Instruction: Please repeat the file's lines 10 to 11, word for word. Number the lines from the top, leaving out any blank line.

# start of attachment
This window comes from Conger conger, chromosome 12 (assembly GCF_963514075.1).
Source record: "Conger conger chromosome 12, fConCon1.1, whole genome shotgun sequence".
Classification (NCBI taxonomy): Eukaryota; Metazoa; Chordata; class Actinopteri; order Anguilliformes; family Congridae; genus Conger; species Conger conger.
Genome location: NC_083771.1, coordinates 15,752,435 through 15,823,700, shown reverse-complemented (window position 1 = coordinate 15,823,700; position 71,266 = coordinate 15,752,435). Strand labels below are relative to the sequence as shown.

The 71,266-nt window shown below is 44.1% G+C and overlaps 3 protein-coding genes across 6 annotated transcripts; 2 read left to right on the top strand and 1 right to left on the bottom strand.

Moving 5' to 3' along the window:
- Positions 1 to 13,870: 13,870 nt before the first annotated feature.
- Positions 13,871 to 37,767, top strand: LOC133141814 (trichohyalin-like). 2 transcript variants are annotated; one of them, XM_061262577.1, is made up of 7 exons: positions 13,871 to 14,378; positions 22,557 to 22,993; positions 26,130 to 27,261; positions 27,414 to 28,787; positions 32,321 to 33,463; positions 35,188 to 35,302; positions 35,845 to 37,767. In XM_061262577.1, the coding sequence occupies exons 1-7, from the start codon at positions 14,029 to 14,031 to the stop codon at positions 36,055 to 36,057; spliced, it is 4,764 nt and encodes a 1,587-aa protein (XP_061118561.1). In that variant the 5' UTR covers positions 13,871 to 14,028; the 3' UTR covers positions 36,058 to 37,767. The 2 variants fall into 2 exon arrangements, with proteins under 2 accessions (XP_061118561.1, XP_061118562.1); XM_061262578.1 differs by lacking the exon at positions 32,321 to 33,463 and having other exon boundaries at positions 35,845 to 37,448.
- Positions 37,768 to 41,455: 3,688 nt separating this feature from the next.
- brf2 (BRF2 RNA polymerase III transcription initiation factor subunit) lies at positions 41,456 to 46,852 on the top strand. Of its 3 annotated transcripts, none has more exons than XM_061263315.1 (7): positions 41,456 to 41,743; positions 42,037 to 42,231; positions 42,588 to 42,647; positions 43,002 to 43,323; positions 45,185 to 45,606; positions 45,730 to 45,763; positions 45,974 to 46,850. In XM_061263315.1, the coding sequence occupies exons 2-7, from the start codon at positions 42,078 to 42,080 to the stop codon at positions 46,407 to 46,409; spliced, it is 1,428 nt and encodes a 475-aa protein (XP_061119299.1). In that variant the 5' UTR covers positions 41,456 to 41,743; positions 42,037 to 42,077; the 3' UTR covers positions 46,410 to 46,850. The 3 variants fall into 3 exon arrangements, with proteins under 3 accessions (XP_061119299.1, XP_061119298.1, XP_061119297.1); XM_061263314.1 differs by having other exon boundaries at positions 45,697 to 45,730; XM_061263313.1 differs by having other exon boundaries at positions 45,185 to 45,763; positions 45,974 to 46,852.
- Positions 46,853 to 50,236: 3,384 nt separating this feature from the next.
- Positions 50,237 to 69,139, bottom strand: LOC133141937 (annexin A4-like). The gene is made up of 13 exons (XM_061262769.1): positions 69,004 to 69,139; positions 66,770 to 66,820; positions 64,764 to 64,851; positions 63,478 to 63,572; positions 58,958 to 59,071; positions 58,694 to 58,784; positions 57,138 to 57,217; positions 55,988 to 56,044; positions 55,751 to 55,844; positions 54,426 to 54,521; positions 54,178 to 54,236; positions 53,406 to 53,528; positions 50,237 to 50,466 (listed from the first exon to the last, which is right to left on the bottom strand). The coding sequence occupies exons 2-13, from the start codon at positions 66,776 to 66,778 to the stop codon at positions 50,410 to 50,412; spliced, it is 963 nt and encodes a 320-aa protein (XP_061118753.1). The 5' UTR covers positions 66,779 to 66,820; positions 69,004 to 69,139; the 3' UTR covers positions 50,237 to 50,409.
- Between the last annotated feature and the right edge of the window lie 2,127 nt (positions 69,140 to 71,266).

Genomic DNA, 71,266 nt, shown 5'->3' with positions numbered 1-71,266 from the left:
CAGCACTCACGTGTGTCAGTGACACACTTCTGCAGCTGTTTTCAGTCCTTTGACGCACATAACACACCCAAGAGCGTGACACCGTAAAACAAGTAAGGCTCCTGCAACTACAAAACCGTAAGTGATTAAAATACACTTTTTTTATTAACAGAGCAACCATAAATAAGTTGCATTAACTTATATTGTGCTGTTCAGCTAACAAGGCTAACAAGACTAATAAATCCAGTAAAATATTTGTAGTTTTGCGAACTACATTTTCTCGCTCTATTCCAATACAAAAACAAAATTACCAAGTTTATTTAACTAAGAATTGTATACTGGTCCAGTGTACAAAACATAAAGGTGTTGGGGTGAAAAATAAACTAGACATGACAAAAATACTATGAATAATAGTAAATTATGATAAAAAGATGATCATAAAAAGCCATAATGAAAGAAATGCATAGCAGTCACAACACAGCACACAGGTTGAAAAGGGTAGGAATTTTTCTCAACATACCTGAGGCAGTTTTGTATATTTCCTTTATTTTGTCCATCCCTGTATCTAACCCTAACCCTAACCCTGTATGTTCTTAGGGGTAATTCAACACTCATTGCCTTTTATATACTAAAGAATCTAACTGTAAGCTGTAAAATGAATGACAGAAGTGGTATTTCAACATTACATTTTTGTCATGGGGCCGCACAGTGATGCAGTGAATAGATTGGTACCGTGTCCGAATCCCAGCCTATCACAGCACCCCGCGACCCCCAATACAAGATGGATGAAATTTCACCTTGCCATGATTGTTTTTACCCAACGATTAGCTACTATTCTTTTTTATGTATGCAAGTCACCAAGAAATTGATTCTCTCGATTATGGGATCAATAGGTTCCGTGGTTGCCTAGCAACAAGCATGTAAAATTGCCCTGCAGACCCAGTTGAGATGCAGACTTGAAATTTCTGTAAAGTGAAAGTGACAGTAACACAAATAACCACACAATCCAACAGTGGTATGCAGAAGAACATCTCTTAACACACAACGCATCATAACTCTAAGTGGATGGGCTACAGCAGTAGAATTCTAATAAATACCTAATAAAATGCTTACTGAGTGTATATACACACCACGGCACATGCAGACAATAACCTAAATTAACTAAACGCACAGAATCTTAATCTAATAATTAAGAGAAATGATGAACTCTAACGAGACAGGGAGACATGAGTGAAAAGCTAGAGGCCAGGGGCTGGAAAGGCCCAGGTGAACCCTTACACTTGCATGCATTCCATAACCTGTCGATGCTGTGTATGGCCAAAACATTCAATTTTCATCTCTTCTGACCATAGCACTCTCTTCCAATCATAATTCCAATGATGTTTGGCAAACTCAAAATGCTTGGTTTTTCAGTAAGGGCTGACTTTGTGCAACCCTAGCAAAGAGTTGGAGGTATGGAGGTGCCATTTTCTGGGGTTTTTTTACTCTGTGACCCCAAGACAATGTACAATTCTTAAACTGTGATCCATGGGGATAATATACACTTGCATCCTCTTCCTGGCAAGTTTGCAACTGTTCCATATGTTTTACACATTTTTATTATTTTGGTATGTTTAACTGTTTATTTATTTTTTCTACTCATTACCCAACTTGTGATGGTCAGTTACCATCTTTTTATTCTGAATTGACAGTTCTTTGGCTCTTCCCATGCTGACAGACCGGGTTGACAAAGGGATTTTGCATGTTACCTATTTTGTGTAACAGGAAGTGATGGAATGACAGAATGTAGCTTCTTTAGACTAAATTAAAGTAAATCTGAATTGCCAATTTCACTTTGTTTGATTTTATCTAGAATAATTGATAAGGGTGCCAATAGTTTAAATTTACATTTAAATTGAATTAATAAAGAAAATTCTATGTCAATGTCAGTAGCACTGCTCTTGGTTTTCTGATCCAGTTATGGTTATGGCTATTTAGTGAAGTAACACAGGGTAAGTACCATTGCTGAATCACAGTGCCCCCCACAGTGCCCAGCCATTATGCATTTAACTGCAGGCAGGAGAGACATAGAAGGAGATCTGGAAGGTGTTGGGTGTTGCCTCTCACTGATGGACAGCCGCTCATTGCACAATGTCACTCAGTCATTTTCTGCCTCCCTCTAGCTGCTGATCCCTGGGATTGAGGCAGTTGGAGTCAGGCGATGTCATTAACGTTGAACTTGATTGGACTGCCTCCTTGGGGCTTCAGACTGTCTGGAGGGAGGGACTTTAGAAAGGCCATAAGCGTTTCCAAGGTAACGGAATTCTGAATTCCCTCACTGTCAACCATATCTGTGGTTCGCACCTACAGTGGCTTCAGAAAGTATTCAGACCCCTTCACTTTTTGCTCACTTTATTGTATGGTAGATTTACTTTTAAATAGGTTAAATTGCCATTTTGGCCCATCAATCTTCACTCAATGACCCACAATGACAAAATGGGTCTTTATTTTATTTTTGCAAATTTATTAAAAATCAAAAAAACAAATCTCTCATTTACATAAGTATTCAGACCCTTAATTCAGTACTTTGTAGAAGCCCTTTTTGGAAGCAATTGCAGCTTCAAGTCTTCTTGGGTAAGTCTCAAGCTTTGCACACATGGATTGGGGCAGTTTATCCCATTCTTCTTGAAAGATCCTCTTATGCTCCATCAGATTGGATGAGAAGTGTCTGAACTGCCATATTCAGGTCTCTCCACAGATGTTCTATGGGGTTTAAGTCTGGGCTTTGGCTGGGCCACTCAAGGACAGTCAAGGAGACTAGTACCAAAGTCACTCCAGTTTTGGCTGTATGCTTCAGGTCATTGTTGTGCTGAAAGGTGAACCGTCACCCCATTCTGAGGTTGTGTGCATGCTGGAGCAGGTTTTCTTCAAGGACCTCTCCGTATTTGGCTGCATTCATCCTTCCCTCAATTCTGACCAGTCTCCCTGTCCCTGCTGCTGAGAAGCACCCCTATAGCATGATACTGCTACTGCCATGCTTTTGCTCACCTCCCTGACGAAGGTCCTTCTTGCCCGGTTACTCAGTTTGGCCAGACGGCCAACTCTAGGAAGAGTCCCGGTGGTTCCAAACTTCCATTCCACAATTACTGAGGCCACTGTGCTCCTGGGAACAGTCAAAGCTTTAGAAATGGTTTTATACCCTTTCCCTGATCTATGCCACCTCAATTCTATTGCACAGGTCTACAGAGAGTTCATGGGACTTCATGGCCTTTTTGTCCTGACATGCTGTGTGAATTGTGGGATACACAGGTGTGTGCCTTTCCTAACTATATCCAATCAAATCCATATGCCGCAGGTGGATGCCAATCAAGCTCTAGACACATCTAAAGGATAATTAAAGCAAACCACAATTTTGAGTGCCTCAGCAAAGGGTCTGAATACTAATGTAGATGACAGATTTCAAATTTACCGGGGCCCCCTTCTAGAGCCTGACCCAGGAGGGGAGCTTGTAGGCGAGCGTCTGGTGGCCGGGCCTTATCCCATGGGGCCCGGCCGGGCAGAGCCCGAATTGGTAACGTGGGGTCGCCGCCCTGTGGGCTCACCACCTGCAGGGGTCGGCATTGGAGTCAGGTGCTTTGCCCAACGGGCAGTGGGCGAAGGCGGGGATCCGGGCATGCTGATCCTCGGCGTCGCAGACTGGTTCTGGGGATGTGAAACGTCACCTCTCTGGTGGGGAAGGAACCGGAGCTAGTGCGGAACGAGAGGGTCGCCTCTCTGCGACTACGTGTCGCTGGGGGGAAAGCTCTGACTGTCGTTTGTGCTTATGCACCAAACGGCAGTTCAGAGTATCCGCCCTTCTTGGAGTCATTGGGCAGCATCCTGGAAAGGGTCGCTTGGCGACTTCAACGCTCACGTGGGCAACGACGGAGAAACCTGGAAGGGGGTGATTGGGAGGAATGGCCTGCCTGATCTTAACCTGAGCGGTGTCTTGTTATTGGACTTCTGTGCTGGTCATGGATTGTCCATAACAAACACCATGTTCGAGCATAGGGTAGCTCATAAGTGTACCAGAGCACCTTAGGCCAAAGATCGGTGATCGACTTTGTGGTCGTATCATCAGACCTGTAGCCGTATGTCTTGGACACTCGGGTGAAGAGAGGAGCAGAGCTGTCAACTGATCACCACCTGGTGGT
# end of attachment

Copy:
- brf2 (BRF2 RNA polymerase III transcription initiation factor subunit) lies at positions 41,456 to 46,852 on the top strand. Of its 3 annotated transcripts, none has more exons than XM_061263315.1 (7): positions 41,456 to 41,743; positions 42,037 to 42,231; positions 42,588 to 42,647; positions 43,002 to 43,323; positions 45,185 to 45,606; positions 45,730 to 45,763; positions 45,974 to 46,850. In XM_061263315.1, the coding sequence occupies exons 2-7, from the start codon at positions 42,078 to 42,080 to the stop codon at positions 46,407 to 46,409; spliced, it is 1,428 nt and encodes a 475-aa protein (XP_061119299.1). In that variant the 5' UTR covers positions 41,456 to 41,743; positions 42,037 to 42,077; the 3' UTR covers positions 46,410 to 46,850. The 3 variants fall into 3 exon arrangements, with proteins under 3 accessions (XP_061119299.1, XP_061119298.1, XP_061119297.1); XM_061263314.1 differs by having other exon boundaries at positions 45,697 to 45,730; XM_061263313.1 differs by having other exon boundaries at positions 45,185 to 45,763; positions 45,974 to 46,852.
- Positions 46,853 to 50,236: 3,384 nt separating this feature from the next.